The Complete Works of William Shakespeare (Abridged) is a rip-snorting comedy of histrionic extravagance.
It’s William Shakespeare meets the Melbourne International Comedy Festival, which makes sense since this show began its life at the 1987 Edinburgh Festival Fringe.
Shakespeare can be intimidating for arts practitioners and audience members alike, but not this Shakespeare. The fourth wall doesn’t exist and the audience doesn’t need a working knowledge of the writer’s canon or his lofty language to be pulled along in the joy evident in each and every performance. Laughter is guaranteed and uproarious. Pop references abound and the improvisations, Shakespearean puns (and codpieces) are ridiculously funny in this State Theatre Company of South Australia production.
Adam Cook’s direction is at its best since he was the Artistic Director at STCSA and shone with Chekhov’s Three Sisters. In this production he allows the actors open slather to access the maximum benefits of the script.
Of the cast, Damian Callinan is the clear standout in an outstanding triumvirate. Callinan has a sublime ability for comedy and his background as a stand-up comedian is no small reason for the elevated success of this particular production.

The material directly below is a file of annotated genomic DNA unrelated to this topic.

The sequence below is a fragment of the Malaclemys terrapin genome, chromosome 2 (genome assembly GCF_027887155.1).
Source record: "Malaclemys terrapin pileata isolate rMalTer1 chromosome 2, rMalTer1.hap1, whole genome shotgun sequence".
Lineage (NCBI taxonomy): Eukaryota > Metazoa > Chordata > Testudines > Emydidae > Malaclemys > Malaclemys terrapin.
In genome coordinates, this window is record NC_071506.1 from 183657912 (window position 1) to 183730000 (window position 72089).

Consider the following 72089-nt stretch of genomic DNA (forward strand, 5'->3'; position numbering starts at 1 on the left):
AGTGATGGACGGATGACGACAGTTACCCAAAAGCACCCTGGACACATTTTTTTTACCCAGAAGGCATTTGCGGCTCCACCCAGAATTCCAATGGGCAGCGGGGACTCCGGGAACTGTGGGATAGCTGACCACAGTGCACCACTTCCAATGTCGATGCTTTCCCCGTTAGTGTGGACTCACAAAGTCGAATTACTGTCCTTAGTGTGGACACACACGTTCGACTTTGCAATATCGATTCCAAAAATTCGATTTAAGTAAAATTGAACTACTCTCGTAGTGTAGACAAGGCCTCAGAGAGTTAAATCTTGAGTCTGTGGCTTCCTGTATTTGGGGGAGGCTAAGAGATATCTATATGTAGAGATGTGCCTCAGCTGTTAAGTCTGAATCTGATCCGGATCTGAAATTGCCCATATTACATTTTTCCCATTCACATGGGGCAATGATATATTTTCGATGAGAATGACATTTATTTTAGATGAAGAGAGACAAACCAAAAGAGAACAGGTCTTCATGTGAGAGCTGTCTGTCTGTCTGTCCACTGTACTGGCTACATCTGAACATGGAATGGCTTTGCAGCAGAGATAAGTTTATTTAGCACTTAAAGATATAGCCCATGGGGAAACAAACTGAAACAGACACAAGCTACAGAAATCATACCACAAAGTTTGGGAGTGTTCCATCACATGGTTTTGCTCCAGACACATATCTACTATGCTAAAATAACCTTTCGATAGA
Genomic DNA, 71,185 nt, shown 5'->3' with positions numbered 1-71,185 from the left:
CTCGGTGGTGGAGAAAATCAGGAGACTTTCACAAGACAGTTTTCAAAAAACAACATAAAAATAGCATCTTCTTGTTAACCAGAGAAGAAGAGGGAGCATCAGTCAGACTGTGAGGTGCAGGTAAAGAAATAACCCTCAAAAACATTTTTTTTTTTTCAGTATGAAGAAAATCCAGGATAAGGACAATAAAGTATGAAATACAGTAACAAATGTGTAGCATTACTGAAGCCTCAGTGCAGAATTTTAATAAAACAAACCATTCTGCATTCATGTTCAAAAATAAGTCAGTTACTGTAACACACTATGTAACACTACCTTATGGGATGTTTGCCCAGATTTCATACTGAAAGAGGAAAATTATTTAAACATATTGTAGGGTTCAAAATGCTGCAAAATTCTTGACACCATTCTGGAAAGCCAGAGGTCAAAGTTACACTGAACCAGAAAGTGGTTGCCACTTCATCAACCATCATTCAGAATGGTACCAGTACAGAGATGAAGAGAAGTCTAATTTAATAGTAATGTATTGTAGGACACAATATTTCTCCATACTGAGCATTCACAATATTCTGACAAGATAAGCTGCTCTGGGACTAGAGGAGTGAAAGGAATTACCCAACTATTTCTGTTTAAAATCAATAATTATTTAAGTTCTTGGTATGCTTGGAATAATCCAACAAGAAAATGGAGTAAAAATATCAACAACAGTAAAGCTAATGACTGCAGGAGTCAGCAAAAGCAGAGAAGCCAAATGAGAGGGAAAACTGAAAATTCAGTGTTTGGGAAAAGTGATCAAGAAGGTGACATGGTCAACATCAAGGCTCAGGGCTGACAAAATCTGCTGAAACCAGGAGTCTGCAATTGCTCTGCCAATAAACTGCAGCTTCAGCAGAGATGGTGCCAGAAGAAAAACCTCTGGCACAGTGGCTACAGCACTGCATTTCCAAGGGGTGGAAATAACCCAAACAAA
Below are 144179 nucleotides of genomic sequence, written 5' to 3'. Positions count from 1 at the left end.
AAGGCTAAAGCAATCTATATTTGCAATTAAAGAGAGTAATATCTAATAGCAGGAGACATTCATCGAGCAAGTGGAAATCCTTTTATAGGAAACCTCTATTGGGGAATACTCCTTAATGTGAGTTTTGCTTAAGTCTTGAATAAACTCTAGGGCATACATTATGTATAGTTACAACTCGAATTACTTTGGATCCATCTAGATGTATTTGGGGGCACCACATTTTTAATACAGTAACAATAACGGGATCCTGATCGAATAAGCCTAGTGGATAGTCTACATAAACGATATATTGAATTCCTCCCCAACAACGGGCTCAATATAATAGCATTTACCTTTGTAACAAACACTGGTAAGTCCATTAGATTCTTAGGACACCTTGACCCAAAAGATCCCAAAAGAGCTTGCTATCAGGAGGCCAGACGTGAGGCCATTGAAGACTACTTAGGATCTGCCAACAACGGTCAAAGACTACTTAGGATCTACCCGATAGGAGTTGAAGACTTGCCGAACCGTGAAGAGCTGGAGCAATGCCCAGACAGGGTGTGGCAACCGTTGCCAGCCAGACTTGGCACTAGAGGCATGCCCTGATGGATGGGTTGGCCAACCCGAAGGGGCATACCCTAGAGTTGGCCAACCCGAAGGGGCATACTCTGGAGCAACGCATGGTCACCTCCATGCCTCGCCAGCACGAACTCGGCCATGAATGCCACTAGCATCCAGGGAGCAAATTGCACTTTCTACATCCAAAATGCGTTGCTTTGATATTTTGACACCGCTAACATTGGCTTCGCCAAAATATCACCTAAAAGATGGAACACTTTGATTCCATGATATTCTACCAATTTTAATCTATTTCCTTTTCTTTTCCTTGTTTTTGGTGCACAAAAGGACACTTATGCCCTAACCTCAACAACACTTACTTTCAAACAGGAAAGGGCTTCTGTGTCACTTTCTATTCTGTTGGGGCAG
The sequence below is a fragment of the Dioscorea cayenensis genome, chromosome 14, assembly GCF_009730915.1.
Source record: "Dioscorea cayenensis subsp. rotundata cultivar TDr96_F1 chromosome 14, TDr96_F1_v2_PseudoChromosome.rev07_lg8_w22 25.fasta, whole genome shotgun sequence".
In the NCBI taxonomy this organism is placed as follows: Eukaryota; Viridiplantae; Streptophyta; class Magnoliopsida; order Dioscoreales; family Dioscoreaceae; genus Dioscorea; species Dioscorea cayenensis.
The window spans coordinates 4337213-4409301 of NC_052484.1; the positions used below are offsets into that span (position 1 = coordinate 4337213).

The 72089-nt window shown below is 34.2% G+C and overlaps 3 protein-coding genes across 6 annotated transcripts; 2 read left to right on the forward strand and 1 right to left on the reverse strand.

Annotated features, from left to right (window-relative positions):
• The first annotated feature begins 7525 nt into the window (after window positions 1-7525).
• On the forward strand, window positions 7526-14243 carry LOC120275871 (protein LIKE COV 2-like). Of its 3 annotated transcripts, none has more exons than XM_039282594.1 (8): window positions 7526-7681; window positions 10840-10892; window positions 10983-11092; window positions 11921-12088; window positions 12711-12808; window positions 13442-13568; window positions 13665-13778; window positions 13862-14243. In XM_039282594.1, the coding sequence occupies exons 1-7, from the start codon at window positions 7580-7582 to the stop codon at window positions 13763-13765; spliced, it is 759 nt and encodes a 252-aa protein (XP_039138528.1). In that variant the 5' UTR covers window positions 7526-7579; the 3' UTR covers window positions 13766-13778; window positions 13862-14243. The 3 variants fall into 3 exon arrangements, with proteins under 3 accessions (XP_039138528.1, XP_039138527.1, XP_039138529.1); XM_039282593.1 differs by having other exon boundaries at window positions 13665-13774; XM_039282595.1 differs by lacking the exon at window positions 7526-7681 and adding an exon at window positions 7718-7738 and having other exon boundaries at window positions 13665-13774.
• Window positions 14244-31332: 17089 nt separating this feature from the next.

Nic English performs to all the standards of a professionally trained actor from the Adelaide College of the Arts. Tim Overton delivers a tender and moving monologue from Hamlet – ‘What a piece of work is a man’. It’s a touching anomaly to the show’s indulgent hilarity and Overton captures the moment with an advanced sense of human humility verging on love. The audience responded in kind on the night.
Ben Flett’s lighting design is a working model of understatement in the first half which quite interestingly becomes lively in the second. Alisa Paterson’s costumes are exciting, colourful and match the needs of the script with an intelligent precision.
Current STCSA Artistic Director Geordie Brookman continues to impress with his confident and, it turns out, increasingly popular vision.
Rarely is an opening night audience so readily malleable by the totality of a show. The STCSA’s 2013 production of The Complete Works of William Shakespeare (Abridged) is uproariously funny and generates a palpable feeling of good will in its audience. The only possible downside is this show will only play for 3 performances and it really is too good to miss.